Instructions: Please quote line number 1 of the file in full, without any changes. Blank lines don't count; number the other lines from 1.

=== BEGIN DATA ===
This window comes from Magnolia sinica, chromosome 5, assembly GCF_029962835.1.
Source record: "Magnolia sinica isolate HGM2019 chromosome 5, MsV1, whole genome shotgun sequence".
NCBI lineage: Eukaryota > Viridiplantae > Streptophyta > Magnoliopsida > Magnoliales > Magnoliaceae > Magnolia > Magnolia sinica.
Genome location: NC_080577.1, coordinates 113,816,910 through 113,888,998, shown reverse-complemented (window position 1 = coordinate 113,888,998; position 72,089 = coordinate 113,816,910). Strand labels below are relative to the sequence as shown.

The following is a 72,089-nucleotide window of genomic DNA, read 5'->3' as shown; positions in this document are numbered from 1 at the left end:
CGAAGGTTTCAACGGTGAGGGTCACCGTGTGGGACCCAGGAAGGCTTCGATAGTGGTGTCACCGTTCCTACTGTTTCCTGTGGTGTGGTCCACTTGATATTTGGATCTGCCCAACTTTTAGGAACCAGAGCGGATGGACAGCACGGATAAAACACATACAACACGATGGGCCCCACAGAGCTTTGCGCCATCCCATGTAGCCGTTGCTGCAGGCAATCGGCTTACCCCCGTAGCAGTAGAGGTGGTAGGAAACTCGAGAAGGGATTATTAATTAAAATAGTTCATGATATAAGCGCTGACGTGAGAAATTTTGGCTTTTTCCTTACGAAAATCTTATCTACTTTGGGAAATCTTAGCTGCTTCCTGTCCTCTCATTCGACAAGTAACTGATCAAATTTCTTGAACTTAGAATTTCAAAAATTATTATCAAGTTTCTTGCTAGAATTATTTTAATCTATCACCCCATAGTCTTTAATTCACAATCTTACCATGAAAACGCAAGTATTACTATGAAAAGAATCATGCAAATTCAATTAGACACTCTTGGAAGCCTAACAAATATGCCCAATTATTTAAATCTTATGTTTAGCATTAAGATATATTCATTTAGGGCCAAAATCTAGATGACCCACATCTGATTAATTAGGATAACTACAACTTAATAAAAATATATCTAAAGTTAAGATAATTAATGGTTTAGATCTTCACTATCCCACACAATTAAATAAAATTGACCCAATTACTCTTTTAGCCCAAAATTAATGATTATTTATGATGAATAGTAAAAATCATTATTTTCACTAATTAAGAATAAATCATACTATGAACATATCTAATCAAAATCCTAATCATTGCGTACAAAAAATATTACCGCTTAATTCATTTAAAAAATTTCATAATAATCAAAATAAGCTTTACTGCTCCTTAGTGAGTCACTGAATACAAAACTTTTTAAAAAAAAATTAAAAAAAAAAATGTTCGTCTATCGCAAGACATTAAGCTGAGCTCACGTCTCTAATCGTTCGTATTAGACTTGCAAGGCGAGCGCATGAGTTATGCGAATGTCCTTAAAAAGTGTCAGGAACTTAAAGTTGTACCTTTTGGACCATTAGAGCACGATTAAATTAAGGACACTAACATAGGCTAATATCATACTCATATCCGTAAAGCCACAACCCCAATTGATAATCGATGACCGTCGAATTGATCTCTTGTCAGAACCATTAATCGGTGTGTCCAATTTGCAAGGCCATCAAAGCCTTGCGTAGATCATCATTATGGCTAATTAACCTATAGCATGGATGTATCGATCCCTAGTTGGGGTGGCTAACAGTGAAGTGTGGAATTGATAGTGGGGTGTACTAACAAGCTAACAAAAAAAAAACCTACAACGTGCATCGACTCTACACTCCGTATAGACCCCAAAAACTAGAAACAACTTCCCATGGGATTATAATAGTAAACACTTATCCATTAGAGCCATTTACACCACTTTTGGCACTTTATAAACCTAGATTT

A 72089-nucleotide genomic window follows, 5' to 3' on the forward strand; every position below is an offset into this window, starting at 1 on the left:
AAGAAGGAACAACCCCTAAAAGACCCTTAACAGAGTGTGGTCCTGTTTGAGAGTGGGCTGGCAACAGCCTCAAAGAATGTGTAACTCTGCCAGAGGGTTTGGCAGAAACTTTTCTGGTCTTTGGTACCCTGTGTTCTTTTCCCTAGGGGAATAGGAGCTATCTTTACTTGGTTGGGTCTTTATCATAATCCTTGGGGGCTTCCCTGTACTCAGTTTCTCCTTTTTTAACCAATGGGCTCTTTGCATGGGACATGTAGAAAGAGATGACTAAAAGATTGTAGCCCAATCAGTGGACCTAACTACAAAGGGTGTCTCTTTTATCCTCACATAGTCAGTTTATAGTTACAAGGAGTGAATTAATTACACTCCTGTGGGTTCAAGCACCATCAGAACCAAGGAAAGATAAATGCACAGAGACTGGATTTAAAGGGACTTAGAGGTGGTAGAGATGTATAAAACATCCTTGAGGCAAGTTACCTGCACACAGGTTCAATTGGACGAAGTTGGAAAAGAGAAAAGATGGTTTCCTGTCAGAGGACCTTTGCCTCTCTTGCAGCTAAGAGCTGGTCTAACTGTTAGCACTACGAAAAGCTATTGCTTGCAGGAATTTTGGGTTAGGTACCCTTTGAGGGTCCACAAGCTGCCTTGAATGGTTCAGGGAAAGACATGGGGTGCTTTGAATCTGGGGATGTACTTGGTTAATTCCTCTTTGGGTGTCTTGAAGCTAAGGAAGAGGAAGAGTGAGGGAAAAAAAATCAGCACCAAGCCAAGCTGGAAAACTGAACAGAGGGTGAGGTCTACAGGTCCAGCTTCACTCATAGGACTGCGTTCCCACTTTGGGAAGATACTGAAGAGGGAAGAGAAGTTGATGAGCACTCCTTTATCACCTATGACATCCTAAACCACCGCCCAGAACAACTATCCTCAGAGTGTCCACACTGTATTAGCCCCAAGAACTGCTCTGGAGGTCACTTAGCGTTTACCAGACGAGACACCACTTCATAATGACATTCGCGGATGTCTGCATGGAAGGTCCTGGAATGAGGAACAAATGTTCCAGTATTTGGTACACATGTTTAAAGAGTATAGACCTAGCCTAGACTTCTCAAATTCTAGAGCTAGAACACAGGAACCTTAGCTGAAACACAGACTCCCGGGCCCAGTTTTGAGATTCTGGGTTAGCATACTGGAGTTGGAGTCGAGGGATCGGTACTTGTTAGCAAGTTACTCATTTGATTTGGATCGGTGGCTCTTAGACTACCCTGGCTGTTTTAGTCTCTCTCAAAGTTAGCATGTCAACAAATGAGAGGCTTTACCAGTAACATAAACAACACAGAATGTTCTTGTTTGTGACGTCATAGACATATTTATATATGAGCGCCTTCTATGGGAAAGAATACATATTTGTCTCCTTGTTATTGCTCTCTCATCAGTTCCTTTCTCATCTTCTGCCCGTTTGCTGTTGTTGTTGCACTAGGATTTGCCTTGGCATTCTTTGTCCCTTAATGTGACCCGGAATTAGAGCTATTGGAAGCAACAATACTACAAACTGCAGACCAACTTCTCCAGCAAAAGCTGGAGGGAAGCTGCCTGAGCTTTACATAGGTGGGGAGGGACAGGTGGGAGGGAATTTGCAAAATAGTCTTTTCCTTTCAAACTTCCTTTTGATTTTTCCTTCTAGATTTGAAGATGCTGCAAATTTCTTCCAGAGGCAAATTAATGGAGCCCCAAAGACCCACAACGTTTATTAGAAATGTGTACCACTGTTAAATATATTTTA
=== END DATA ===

This window comes from Magnolia sinica, chromosome 5, assembly GCF_029962835.1.